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Charter school founder, sister spared prison in theft

The founder of a Philadelphia charter school and her sister, both of whom had pleaded guilty to covering up the theft of more than $14,000 in taxpayer funds, were spared time in federal prison yesterday.

The founder of a Philadelphia charter school and her sister, both of whom had pleaded guilty to covering up the theft of more than $14,000 in taxpayer funds, were spared time in federal prison yesterday.

Martha Russell, founder of the former Raising Horizons Quest Charter School, and Viola Bush, the former chief financial officer, were sentenced to five years' probation.

U.S. District Judge Petrese B. Tucker ordered the women to make restitution of a total of $24,282, placed them on house arrest for six months, and directed them to perform 250 hours of community service.

Both women had pleaded guilty in October to two felony charges of conspiracy and altering credit-card documents in 2006 to cover up their use of taxpayer money for personal expenses, including restaurant meals, gasoline, travel, and alcohol.

They had faced possible maximum sentences of 25 years in prison, although federal sentencing guidelines suggested a range of 10 to 16 months.

"Make no mistake: This was a serious offense," Tucker said.

But in imposing a sentence below the minimum guidelines, the judge said she had weighed several factors, including the fact that the women had admitted their guilt and had no prior records.

Tucker said she also considered the comments and character references of more than 40 friends, relatives, and supporters who crowded into the courtroom yesterday to describe the women's long history of work on community and educational projects.

"I don't think it's necessary to put either one of you in custody to send a message," Tucker told Russell, 54, and Bush, 51.

"Oh, thank, God!" said Thelma Williams, a retired Lower Merion educator who had testified on the women's behalf.

Tucker noted that she had been reading newspaper accounts of alleged financial wrongdoing at several other city charter schools. She added: "I hope the regulation and the supervision increases to the point where our children are not being jeopardized."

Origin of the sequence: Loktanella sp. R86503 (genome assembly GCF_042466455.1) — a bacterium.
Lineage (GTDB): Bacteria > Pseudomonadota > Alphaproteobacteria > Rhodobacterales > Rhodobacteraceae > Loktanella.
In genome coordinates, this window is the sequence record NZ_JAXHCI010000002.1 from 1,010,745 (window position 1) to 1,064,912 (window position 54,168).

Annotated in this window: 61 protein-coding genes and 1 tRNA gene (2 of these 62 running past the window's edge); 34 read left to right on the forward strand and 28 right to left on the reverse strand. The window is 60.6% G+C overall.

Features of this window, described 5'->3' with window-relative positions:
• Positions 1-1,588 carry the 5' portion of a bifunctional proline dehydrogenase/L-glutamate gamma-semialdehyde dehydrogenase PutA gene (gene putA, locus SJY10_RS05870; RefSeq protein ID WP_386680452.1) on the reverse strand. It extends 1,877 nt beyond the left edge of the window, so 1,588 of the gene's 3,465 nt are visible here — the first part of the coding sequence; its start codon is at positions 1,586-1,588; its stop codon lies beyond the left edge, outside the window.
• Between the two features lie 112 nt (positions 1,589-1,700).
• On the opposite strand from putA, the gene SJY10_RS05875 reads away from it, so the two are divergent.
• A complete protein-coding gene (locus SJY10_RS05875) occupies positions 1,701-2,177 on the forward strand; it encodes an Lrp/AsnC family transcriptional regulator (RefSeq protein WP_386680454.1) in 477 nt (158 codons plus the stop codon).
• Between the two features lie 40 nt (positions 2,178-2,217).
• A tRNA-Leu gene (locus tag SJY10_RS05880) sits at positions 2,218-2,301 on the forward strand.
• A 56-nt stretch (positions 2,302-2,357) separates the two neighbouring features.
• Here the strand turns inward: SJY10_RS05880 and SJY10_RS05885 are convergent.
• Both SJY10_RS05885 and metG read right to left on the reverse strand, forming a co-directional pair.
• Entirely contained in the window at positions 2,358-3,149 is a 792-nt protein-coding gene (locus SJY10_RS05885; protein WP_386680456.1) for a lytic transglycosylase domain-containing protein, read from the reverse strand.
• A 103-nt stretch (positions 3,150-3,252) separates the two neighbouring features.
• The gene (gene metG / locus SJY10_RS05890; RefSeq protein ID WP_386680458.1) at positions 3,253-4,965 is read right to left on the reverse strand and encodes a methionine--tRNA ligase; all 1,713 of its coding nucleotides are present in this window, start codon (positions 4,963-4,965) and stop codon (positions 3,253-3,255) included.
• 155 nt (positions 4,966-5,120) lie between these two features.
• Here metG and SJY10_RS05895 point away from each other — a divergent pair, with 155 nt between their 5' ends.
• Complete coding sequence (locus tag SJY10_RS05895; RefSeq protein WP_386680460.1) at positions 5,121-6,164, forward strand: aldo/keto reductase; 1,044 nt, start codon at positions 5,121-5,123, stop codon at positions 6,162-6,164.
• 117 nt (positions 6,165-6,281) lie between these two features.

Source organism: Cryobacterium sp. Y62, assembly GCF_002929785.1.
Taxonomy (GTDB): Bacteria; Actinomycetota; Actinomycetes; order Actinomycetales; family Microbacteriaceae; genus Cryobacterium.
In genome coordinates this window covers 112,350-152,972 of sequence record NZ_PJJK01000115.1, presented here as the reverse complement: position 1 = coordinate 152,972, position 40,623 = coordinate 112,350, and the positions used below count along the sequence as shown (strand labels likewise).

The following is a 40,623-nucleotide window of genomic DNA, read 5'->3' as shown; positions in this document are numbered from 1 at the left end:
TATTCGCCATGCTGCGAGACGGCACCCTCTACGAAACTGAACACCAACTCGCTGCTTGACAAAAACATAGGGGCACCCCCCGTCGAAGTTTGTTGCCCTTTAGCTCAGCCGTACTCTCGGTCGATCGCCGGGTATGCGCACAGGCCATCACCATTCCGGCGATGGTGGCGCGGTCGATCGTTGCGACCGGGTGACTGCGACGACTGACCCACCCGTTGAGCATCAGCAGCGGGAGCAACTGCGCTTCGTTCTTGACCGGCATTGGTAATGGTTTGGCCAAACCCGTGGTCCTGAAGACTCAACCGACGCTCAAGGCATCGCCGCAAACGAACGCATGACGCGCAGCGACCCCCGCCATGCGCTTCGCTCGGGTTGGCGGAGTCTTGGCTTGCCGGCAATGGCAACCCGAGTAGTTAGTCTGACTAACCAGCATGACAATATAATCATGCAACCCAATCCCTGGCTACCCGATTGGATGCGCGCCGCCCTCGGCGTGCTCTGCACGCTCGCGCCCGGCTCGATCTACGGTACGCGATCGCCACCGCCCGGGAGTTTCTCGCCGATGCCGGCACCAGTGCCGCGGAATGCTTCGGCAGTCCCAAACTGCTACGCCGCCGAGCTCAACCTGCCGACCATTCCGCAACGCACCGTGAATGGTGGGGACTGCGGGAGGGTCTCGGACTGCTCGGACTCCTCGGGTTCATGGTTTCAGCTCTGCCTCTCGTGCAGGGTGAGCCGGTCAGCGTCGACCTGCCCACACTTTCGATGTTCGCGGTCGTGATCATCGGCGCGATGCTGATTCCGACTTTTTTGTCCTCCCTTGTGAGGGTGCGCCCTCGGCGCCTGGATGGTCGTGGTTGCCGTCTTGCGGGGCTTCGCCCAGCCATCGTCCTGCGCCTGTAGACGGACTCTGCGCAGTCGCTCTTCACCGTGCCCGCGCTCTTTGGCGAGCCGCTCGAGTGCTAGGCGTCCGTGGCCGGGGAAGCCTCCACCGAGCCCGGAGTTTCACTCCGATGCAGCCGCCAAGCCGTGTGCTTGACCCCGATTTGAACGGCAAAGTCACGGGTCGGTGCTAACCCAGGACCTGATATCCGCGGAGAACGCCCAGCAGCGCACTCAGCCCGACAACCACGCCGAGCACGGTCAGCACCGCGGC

Assistant U.S. Attorney Michelle Morgan-Kelly had asked the judge to send Russell and Bush to prison for 10 to 16 months because they had stolen money intended for students. "They were having a party with this money," she said.

Morgan-Kelly said that the sentence should reflect the seriousness of the crimes and that the women should not be permitted to "just walk away."

She declined to comment on the sentences Tucker imposed.

Both women yesterday apologized for their behavior. Russell said she had opened the charter school in 2000 with every intention to do well by the children. "There is no explanation for this foolish act," she said

Afterward, she and Bush wiped away tears of relief as they hugged family members and friends.

Luther E. Weaver 3d, who represents Russell, called the sentence "very fair." Jerome M. Brown, Bush's attorney, described it as "well-reasoned and balanced."

The school district's inspector general began investigating Russell's charter school and ordered an audit in 2006 after former employees alleged that public funds were being misappropriated at the elementary school, which has campuses in Northeast and West Philadelphia.

The district turned the findings of that probe over to the U.S. Department of Education for further investigation.

The school - now known as the Global Leadership Academy - receives more than $100,000 in federal funds each year. The charter received $4.9 million from the school district and state and federal governments in 2005-06, according to its nonprofit tax filings.

Three years ago, the district forced all but one of the charter's board members to resign, along with Russell and Bush. A new administrative team was brought in to take over the school.

A federal grand jury indicted the women a year ago.

The case predates a widening federal criminal probe of city charter schools that was launched last spring and now involves at least four charter schools, according to sources with knowledge of that investigation.